Her lips spread in a warm smile and she watched him until the door closed behind him, wondering what to make of what had just happened.
Would she be able to fulfill her step-father’s wishes?
She knew Nora bore no notions of love. Her sister loved a life of comfort. She had always made it clear that she would marry for convenience. However, Liliana was different.
She loved love, believed in it and all her life, she had only ever wanted a marriage like the one her mother and father had had. One filled with love, respect, peace, and happiness.
Wealth had mattered little. They had gotten by just fine, and they had been happy, truly happy.
The kind of love that was needed to have such a marriage, Liliana feared that it could not be found in three months.
If she did not… did that mean she would have to settle for a life of convenience? And hope to grow in love?
Lord, she hoped not. She had watched her mother after her marriage to Lord Rothwell… though she had only been a child but she had been able to tell. Her mother might have loved Rothwell in her way, but she had been happier with their father.
Liliana knew that forever was too long a time, to live that way.
The weather was quite chilly that evening. The wind floated in swift harmony, its melody so sweet that it left the trees little choice but to sway to its tune.
Although it sang a song of melancholia- or perhaps, that was simply Sebastian’s mood reflecting in the evening atmosphere- the trees still danced eagerly, as though understanding the meaning of every note.
The sky was fully lit tonight. It was as though the heavenly bodies were aware that there was an occasion and they had gathered to witness it. The stars twinkled and the full moon, right in their middle, seemed all that the night needed to shine.
His mother had declared that there would be no need for lamps to light the path for their guest since the moon provided that much, but she had requested that they are placed all the same. ‘’For beauty’’ she had said.
She had really gone all out for the ball tonight. In her words- it had to be an affair fit for a double celebration- his birthday and his homecoming.
Sebastian was in no mood for celebration. He did not think it fair that only months after his beloved brother’s cold body had been laid to rest, there would be music and dancing in the ballroom below as though they did not still mourn.
It was not fitting to Hanson’s memory, but there was little say he had in the matter. This ball was as necessary as his coming home had been. It had to be done, either way.
At the very least, his mother had accepted his request to make it a masquerade. He knew he would survive better through the night if he did not have to wear a false smile throughout the event.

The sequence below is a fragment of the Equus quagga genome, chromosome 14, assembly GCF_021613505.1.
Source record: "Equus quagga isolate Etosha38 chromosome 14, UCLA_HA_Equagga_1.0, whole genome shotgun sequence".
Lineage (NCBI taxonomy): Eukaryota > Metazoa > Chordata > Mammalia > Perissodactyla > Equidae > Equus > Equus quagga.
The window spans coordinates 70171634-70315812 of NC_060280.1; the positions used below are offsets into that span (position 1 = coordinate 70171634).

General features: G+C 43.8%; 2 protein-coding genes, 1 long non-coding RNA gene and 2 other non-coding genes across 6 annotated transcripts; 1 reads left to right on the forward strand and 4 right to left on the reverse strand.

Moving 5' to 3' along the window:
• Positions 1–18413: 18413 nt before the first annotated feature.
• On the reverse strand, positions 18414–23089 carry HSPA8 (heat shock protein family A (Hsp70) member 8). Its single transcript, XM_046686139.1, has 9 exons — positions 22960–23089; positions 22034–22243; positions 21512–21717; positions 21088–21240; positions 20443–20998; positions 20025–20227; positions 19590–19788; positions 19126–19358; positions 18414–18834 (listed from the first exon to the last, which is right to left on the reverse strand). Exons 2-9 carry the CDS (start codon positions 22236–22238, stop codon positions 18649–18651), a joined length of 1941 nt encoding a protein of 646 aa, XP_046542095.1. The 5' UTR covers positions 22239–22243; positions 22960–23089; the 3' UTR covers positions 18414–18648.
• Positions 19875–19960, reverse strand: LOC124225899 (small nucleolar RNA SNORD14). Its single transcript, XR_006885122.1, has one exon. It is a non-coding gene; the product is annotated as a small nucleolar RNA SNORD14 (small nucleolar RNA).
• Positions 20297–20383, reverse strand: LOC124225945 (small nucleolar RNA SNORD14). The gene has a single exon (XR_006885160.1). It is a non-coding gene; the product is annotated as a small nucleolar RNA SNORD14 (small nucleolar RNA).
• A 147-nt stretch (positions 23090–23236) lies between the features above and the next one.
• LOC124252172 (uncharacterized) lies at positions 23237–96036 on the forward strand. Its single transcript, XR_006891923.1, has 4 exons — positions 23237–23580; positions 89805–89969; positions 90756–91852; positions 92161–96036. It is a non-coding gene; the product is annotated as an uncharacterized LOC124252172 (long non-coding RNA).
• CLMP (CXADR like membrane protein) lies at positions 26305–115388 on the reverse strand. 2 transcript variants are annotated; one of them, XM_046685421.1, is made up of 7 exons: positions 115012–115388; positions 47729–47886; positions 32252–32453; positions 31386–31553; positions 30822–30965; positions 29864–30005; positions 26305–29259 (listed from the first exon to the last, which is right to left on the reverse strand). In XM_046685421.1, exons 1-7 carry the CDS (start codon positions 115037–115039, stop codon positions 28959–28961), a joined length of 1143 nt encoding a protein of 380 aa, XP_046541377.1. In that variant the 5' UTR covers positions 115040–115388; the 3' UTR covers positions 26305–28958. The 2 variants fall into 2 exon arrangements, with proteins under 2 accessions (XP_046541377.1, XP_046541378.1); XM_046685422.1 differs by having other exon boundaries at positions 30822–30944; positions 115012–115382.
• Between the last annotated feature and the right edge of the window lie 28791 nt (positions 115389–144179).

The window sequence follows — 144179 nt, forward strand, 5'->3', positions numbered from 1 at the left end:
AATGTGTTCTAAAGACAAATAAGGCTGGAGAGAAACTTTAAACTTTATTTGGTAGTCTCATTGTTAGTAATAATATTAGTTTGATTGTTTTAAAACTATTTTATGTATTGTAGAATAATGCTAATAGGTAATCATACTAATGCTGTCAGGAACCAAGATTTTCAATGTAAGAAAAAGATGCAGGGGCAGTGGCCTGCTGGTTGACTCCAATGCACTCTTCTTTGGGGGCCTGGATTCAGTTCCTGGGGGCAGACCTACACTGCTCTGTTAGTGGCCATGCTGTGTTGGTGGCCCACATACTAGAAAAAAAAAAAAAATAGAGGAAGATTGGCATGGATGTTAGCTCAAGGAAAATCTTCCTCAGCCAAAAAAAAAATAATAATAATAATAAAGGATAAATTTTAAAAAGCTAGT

He would rather hide his gloom behind a happy mask. Ah yes. He would feel better that way.
He continued to look down through the window from the hallway up the stairs. People had begun to arrive over an hour ago. In no time, his presence would be requested.
Good thing the guests seemed to have respect for the dead. Most of them had come in beautiful dresses as would be expected for a ball such as this, but these dresses were mostly in dark colors. It was a thought Sebastian found himself grateful for.
Not to mention, the music that had been wafting through the air from the ballroom was one of solemnity. None of the jingling tunes he had feared would be played.
It was a ball, yes. A beautiful one at that, for his mother never threw any less. As much as he would be celebrated tonight, it was comforting to know that the memory of his late brother would not be so disregarded with loud music and fast dancing.
The mood had been set and when it was time, he knew he would join the ballroom, less dreary than he had been over the past few weeks of preparation.
“Oh, there you are!”
The voice was none other than his mother’s. He did not turn. At the huge window where he stood, it was easy to watch the guest as they arrived one by one.
When he moved from there, he would have to move to the ballroom and remain atop the stairs a while, to watch for himself what it was like in person.
His mother came to stand by his side. As though understanding his demeanor, she went quietly and looked out the window a short while with him. That tender moment ended when she placed a soft hand on his shoulder.
Gone was the cheery tone with which she had called out to him.
“We miss him too. We all wished he was here. Alas, he is not and we must continue forward. It is what he would have wanted. You have no idea how hard this has been for me as a mother. I cry every night, barely managing to get a wink of peaceful sleep without having dreams plagued with memories of him. Yet I awake the next morn and go about my household duties as though I had had blissful sleep filled with the sweetest dreams.” She paused as a heavy sigh slipped past her lips.